A really bad diet can be made into a better one. And with so many possible changes that can make your diet healthier, results may come quickly.
“My diet is awful.” When my new patient “Dan” came to see me last week, these were the first words out of his mouth. After he told me what he usually eats every day, I had to agree that he had a bad diet (silently, of course). “I never eat at home,” he told me. “I stop by the coffee store in the morning for a cinnamon roll and a hot cocoa. Then I eat a heavy, meaty sandwich and fries most days for lunch. I pick up something for dinner, usually a burrito and chips, on my way home.” To top it off, he stays up until well past midnight, snacking on sweets. A competitive tennis player in college, he’s now 50 years old and barely moves at all (“I walk maybe once a week”). Is it any wonder he’s gained 40 pounds in the last 25 years? He wants to eat better, enjoy a healthy diet, “but I have such a bad diet, I just don’t know where to start.”
When your diet is truly terrible, making changes can seem overwhelming—even if you know what you should be doing. Maybe you figure you can’t teach an old dog new tricks. You’ve been eating this way for so long that you can’t imagine how you’d break out of your routine and start to eat a healthy diet. Maybe you just don’t want to have to think about what you’ll choose in restaurants, or how you’ll make sure to have healthier foods available at home or at work. But rather than seeing this as such a huge challenge, I tried to make Dan see this as an opportunity. If there is anything good to be said about his eating habits, it’s this: with so many potential changes he can make, he could see results relatively quickly.
With a patient like Dan, I have to take into account his lifestyle. While I’d love to see him preparing more foods at home, it’s probably not going to happen, at least not right away. He knows he’s eating too much fat and sugar, and not enough fruits and vegetables. So, my goal was to find some easy changes he could make, even with all the eating out that he’s doing. Here’s what we came up with.
Dan told me that he is always in a hurry to leave in the morning, so he doubted he would make anything at home before rushing out the door. His current breakfast offers up very little protein, and a lot of calories, so we talked about other options at the coffee store. He was willing to switch to a nonfat latte, which would provide some protein at a relatively low calorie cost. And he decided he’d try either a cup of oatmeal or an egg-white ‘wrap’ in place of the sweet roll. He also said he’d plan to pick up a fruit cup to eat at his desk when he got to work.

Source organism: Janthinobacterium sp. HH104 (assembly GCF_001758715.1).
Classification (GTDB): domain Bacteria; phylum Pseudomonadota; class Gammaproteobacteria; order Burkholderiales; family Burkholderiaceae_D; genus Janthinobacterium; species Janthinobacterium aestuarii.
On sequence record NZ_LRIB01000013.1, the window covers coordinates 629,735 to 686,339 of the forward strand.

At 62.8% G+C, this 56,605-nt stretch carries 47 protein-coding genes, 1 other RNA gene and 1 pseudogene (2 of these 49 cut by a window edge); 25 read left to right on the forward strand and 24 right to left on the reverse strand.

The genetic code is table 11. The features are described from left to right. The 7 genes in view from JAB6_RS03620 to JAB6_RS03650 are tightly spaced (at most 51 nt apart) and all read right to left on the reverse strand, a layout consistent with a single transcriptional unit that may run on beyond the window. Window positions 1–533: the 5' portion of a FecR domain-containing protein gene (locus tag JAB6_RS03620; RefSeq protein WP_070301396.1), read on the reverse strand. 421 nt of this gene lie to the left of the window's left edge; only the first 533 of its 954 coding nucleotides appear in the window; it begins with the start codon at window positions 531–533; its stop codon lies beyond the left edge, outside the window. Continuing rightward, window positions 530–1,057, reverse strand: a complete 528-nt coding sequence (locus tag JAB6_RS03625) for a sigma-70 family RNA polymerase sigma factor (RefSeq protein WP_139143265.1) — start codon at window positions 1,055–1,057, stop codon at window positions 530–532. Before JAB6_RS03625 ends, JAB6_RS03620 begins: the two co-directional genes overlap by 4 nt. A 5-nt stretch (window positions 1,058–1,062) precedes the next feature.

Dan knows his lunch choices are too heavy and fatty. And did I mention that he washes it all down with a quart of lemonade? Most of the restaurants he goes to at lunchtime have a large and varied menu. That’s a big plus for him, since he can switch to leaner meats for his sandwich and healthier side dishes like fruit or a side salad. He also said he’d be willing to try a main-dish salad—knowing that he should select one that’s heavy on vegetables and lean protein, and light on fatty ingredients like cheese, bacon and creamy dressing. And switching to water, he told me, was not going to be a problem—especially when I told him that that single change could lead to a weight loss of 5 pounds in a month.
Dan isn’t in the habit of snacking in the afternoon, but he should. He eats lunch most days at 11:30 and doesn’t get around to eating dinner until close to 8 PM. By the time he rolls up to his favorite Mexican restaurant, he’s starving. Especially with his lighter lunch, Dan agreed that he’d probably feel the need for a snack in the afternoon. And he understood that it offered an opportunity to work in some of the foods he’s not currently getting in his diet—fruits, vegetables, and dairy products. The easiest thing for him (something he was actually excited about trying) was to make a protein shake. His office has a small pantry, and he was sure he’d be able to keep it stocked so that he’d always have what he needed on hand for his shakes. As an alternative to the shake, he’s also going to try having a container of nonfat yogurt with a piece of fruit, or some baby carrots and a small scoop of hummus dip that he could pick up at the grocery store.